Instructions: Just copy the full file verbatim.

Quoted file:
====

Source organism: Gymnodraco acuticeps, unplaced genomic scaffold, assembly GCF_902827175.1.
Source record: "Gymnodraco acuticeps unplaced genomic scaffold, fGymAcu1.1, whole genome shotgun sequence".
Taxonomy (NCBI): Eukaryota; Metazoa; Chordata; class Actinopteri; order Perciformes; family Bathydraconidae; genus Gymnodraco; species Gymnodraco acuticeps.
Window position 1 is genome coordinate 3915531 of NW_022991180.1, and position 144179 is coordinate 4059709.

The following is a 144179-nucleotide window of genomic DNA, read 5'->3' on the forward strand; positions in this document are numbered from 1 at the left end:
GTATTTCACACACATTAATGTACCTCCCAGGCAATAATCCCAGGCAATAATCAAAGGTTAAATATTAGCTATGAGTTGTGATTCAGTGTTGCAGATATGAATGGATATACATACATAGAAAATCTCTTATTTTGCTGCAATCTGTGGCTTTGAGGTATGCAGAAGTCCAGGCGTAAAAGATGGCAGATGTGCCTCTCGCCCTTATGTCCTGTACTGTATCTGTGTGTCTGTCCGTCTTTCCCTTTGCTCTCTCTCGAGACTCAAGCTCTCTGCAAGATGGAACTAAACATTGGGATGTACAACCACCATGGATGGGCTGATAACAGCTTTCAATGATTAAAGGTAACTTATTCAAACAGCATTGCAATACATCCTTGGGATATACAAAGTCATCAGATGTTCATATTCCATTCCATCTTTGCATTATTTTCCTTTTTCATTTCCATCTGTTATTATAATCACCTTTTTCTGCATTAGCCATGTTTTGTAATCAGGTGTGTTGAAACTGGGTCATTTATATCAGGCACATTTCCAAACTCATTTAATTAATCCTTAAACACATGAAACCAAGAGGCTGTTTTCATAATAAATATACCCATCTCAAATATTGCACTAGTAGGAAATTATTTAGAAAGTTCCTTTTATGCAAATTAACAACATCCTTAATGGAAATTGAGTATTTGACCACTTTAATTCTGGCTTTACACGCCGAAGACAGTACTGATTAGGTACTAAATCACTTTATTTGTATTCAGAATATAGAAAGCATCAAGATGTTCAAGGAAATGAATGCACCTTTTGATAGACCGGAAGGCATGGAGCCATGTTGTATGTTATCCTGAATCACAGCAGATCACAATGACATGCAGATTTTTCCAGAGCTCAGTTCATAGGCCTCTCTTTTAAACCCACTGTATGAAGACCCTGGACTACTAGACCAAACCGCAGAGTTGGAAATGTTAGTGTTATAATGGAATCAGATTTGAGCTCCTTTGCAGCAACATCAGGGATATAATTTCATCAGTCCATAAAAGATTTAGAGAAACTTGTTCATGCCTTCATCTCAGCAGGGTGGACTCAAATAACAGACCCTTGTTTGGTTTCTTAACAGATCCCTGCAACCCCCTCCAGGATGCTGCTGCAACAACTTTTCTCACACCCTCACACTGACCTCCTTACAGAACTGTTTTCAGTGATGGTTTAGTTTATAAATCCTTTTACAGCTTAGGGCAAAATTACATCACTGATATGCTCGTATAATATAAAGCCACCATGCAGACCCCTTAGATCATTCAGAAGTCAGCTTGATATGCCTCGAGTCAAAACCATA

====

Source organism: Gymnodraco acuticeps, unplaced genomic scaffold, assembly GCF_902827175.1.
Source record: "Gymnodraco acuticeps unplaced genomic scaffold, fGymAcu1.1, whole genome shotgun sequence".
Taxonomy (NCBI): Eukaryota; Metazoa; Chordata; class Actinopteri; order Perciformes; family Bathydraconidae; genus Gymnodraco; species Gymnodraco acuticeps.
Window position 1 is genome coordinate 3915531 of NW_022991180.1, and position 144179 is coordinate 4059709.

The following is a 144179-nucleotide window of genomic DNA, read 5'->3' on the forward strand; positions in this document are numbered from 1 at the left end:
GTATTTCACACACATTAATGTACCTCCCAGGCAATAATCCCAGGCAATAATCAAAGGTTAAATATTAGCTATGAGTTGTGATTCAGTGTTGCAGATATGAATGGATATACATACATAGAAAATCTCTTATTTTGCTGCAATCTGTGGCTTTGAGGTATGCAGAAGTCCAGGCGTAAAAGATGGCAGATGTGCCTCTCGCCCTTATGTCCTGTACTGTATCTGTGTGTCTGTCCGTCTTTCCCTTTGCTCTCTCTCGAGACTCAAGCTCTCTGCAAGATGGAACTAAACATTGGGATGTACAACCACCATGGATGGGCTGATAACAGCTTTCAATGATTAAAGGTAACTTATTCAAACAGCATTGCAATACATCCTTGGGATATACAAAGTCATCAGATGTTCATATTCCATTCCATCTTTGCATTATTTTCCTTTTTCATTTCCATCTGTTATTATAATCACCTTTTTCTGCATTAGCCATGTTTTGTAATCAGGTGTGTTGAAACTGGGTCATTTATATCAGGCACATTTCCAAACTCATTTAATTAATCCTTAAACACATGAAACCAAGAGGCTGTTTTCATAATAAATATACCCATCTCAAATATTGCACTAGTAGGAAATTATTTAGAAAGTTCCTTTTATGCAAATTAACAACATCCTTAATGGAAATTGAGTATTTGACCACTTTAATTCTGGCTTTACACGCCGAAGACAGTACTGATTAGGTACTAAATCACTTTATTTGTATTCAGAATATAGAAAGCATCAAGATGTTCAAGGAAATGAATGCACCTTTTGATAGACCGGAAGGCATGGAGCCATGTTGTATGTTATCCTGAATCACAGCAGATCACAATGACATGCAGATTTTTCCAGAGCTCAGTTCATAGGCCTCTCTTTTAAACCCACTGTATGAAGACCCTGGACTACTAGACCAAACCGCAGAGTTGGAAATGTTAGTGTTATAATGGAATCAGATTTGAGCTCCTTTGCAGCAACATCAGGGATATAATTTCATCAGTCCATAAAAGATTTAGAGAAACTTGTTCATGCCTTCATCTCAGCAGGGTGGACTCAAATAACAGACCCTTGTTTGGTTTCTTAACAGATCCCTGCAACCCCCTCCAGGATGCTGCTGCAACAACTTTTCTCACACCCTCACACTGACCTCCTTACAGAACTGTTTTCAGTGATGGTTTAGTTTATAAATCCTTTTACAGCTTAGGGCAAAATTACATCACTGATATGCTCGTATAATATAAAGCCACCATGCAGACCCCTTAGATCATTCAGAAGTCAGCTTGATATGCCTCGAGTCAAAACCATA